Arizona Gets Sued Over Scarcity of Rural Medical Dispensaries
by Kat Helgeson
While cannabis is legal in 33 states for qualifying medical patients, the veteran men and women that put their lives on the line and fought for our country retired or not are unable to legally access these programs due to the gray area between federal and state laws.
Last month a congressional committee took steps geared towards opening access to medical cannabis for our veterans as well as increasing research into the efficacy of cannabinoid therapy in treating conditions such as PTSD and chronic pain. The House Veterans Affairs Committee approved two bills that were related to military veteran access to cannabis.
The Veteran’s Equal Access Act, which was approved with a 15 to 11 vote, would allow doctors at the US Department of Veteran Affairs to legally recommend medical cannabis to patients residing in states with legal medical cannabis programs.
The second bill known as the VA Medical Cannabis Research Act which was approved in a voice vote directs the Department of Veterans Affairs to conduct clinical trials into the treatment of conditions commonly suffered by veterans utilizing cannabinoids therapies
Our military vets can drastically benefit from access to cannabis. Throughout the years, many former military men and women have spoken out about how cannabis has helped when nothing else has. From the chronic physical pain to the mental anguish and things such as PTSD, there are many areas in which science supports the efficiency of cannabis in bringing relief to individuals suffering from such conditions.
According to statistics, roughly 11 to 20% of all veterans who served in operations such as Enduring Freedom and Iraqi Freedom have PTSD. When it comes to chronic pain among veterans in the United States, it is estimated that roughly 20 million vets suffer from chronic pain, which accounts for nearly 50% of all veterans that currently receive care at Veteran’s Health Administration facilities across the United States.
Representative Lou Correa stated the following during the full committee meeting before the vote.
“Our nation’s veterans have been calling for alternatives to opioids for decades. Cannabis has the potential to be that alternative. Many studies from around the world show cannabis’s effectiveness for treating PTSD and chronic pain. It is time we did the research and got our vets the medications they need. We owe it to every veteran to never stop looking for ways to treat their scars.”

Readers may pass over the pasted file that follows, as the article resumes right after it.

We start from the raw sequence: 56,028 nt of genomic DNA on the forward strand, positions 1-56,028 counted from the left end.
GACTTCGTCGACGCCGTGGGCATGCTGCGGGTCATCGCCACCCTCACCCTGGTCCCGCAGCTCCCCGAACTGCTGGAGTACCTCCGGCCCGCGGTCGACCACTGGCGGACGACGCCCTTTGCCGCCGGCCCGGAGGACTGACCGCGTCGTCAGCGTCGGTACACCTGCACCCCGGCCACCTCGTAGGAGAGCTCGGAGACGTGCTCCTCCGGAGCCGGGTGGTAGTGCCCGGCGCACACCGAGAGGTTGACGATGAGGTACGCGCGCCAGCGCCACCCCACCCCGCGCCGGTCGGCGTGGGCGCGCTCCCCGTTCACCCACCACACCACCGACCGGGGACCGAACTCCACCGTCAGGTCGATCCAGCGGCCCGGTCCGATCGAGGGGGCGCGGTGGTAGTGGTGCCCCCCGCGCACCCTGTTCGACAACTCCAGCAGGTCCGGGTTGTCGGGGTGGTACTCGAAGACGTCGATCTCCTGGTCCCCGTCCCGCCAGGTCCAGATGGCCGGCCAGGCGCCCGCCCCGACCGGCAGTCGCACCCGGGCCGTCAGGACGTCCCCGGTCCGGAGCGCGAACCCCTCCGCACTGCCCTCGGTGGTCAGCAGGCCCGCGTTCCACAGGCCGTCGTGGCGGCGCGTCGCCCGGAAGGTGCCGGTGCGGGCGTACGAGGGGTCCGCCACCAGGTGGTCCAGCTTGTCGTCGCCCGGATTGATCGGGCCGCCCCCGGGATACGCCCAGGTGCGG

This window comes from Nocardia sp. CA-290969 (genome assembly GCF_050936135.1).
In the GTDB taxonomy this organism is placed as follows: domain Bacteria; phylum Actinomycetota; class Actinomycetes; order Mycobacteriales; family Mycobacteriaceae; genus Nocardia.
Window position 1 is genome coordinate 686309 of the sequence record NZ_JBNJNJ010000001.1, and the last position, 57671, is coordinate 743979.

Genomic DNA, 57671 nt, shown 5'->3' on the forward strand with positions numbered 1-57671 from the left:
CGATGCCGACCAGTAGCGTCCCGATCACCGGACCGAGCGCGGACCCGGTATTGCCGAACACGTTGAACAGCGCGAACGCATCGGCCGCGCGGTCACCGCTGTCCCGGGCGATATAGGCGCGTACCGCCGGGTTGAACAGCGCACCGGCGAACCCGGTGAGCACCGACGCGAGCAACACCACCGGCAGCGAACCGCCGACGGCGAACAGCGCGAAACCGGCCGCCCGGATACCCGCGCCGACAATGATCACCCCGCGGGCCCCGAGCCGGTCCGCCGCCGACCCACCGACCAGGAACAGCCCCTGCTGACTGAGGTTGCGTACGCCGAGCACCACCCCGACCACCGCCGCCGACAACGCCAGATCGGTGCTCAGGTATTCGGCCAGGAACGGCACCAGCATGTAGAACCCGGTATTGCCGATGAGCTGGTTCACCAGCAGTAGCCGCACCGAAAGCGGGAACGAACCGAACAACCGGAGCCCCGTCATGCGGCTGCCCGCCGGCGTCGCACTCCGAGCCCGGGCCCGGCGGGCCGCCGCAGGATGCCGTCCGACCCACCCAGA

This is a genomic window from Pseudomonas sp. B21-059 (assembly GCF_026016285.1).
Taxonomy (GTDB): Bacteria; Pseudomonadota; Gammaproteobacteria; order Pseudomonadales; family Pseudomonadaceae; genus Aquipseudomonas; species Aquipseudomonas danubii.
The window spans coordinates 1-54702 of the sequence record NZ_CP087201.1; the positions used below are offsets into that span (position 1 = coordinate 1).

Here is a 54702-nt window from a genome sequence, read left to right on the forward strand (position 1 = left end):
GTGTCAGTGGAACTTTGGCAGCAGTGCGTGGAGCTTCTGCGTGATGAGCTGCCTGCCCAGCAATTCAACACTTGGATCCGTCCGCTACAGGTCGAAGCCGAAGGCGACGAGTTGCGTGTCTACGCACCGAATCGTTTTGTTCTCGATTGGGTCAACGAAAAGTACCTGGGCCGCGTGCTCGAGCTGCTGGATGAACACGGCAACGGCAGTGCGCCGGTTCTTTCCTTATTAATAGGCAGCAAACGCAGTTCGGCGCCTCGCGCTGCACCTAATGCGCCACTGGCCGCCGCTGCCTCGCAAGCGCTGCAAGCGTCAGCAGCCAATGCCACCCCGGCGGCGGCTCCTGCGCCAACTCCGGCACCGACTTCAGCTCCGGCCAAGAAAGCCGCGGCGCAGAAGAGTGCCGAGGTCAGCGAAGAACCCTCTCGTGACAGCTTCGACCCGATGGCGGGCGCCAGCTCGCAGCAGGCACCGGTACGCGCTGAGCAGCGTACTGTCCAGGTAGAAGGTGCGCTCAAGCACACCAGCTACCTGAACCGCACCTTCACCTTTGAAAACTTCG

The Director of Federal Policies at the Marijuana Policy Project brought up a great point as well during the Committee hearing. He stated that “it is indefensible to restrict veteran’s ability to access medical cannabis through their VA providers, while members of Congress can use their federally subsidized health insurance to obtain medical cannabis recommendations from their doctors. Federal law should not criminalize Veterans for trying to find relief.”
Executive Director of NORML, Erik Altieri, stated that the “absolute least” we owe our vets is to ensure that they are taken care of when they return to civilian life. Seeing how access to cannabinoid therapies is now available to millions of civilians across the country, there is no reason why our veterans should not have the same access.
The bills which have been passed by the House committee are now headed to the Full House of Representatives for a floor vote. We can only hope that both of these pieces of legislation will receive the same support in that body as they did recently in the veteran’s committee.
Here at Veriheal, we have much respect and love for our veteran brothers and sisters. We want to thank every one of you for your sacrifices and assure you that there are millions of individuals that will not stop fighting for your right to access cannabis as you never stopped fighting for our freedoms!
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